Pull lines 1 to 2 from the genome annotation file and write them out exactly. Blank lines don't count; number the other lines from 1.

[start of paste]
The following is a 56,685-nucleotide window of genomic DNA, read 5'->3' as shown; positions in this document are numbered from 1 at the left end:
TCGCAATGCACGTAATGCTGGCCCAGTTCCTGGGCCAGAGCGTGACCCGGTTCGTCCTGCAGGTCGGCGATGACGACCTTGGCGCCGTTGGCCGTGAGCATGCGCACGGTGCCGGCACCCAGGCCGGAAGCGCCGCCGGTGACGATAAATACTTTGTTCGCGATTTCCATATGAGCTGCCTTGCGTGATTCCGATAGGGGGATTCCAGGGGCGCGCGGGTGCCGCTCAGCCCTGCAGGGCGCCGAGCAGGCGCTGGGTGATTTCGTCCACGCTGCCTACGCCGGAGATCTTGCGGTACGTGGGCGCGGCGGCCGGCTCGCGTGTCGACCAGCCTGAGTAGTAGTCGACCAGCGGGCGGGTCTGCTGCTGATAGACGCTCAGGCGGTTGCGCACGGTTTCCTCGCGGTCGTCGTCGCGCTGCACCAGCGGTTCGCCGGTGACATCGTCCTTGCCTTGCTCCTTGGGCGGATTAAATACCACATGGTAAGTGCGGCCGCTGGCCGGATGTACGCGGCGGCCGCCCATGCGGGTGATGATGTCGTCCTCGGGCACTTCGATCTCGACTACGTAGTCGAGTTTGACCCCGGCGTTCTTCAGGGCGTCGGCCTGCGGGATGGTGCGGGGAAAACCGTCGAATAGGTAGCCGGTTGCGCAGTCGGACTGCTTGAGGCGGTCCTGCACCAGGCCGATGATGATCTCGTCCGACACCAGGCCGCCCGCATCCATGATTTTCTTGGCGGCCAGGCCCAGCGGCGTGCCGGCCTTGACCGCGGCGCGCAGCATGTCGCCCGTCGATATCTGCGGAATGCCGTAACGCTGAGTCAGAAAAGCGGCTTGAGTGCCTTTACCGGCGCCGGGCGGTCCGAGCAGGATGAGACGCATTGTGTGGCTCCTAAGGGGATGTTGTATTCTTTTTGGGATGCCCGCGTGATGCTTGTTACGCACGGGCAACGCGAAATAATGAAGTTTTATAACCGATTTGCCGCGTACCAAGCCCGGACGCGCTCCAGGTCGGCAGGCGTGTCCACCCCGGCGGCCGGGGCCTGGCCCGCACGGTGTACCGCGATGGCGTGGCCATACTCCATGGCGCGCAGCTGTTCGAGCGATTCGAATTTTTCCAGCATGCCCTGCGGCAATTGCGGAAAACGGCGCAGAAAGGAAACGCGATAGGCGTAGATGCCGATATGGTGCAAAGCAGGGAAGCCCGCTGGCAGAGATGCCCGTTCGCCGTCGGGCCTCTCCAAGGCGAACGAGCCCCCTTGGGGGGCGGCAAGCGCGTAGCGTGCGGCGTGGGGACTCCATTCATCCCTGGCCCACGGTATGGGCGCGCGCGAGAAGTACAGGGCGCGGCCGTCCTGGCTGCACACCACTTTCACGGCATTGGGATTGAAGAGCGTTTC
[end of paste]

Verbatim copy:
The following is a 56,685-nucleotide window of genomic DNA, read 5'->3' as shown; positions in this document are numbered from 1 at the left end:
TCGCAATGCACGTAATGCTGGCCCAGTTCCTGGGCCAGAGCGTGACCCGGTTCGTCCTGCAGGTCGGCGATGACGACCTTGGCGCCGTTGGCCGTGAGCATGCGCACGGTGCCGGCACCCAGGCCGGAAGCGCCGCCGGTGACGATAAATACTTTGTTCGCGATTTCCATATGAGCTGCCTTGCGTGATTCCGATAGGGGGATTCCAGGGGCGCGCGGGTGCCGCTCAGCCCTGCAGGGCGCCGAGCAGGCGCTGGGTGATTTCGTCCACGCTGCCTACGCCGGAGATCTTGCGGTACGTGGGCGCGGCGGCCGGCTCGCGTGTCGACCAGCCTGAGTAGTAGTCGACCAGCGGGCGGGTCTGCTGCTGATAGACGCTCAGGCGGTTGCGCACGGTTTCCTCGCGGTCGTCGTCGCGCTGCACCAGCGGTTCGCCGGTGACATCGTCCTTGCCTTGCTCCTTGGGCGGATTAAATACCACATGGTAAGTGCGGCCGCTGGCCGGATGTACGCGGCGGCCGCCCATGCGGGTGATGATGTCGTCCTCGGGCACTTCGATCTCGACTACGTAGTCGAGTTTGACCCCGGCGTTCTTCAGGGCGTCGGCCTGCGGGATGGTGCGGGGAAAACCGTCGAATAGGTAGCCGGTTGCGCAGTCGGACTGCTTGAGGCGGTCCTGCACCAGGCCGATGATGATCTCGTCCGACACCAGGCCGCCCGCATCCATGATTTTCTTGGCGGCCAGGCCCAGCGGCGTGCCGGCCTTGACCGCGGCGCGCAGCATGTCGCCCGTCGATATCTGCGGAATGCCGTAACGCTGAGTCAGAAAAGCGGCTTGAGTGCCTTTACCGGCGCCGGGCGGTCCGAGCAGGATGAGACGCATTGTGTGGCTCCTAAGGGGATGTTGTATTCTTTTTGGGATGCCCGCGTGATGCTTGTTACGCACGGGCAACGCGAAATAATGAAGTTTTATAACCGATTTGCCGCGTACCAAGCCCGGACGCGCTCCAGGTCGGCAGGCGTGTCCACCCCGGCGGCCGGGGCCTGGCCCGCACGGTGTACCGCGATGGCGTGGCCATACTCCATGGCGCGCAGCTGTTCGAGCGATTCGAATTTTTCCAGCATGCCCTGCGGCAATTGCGGAAAACGGCGCAGAAAGGAAACGCGATAGGCGTAGATGCCGATATGGTGCAAAGCAGGGAAGCCCGCTGGCAGAGATGCCCGTTCGCCGTCGGGCCTCTCCAAGGCGAACGAGCCCCCTTGGGGGGCGGCAAGCGCGTAGCGTGCGGCGTGGGGACTCCATTCATCCCTGGCCCACGGTATGGGCGCGCGCGAGAAGTACAGGGCGCGGCCGTCCTGGCTGCACACCACTTTCACGGCATTGGGATTGAAGAGCGTTTC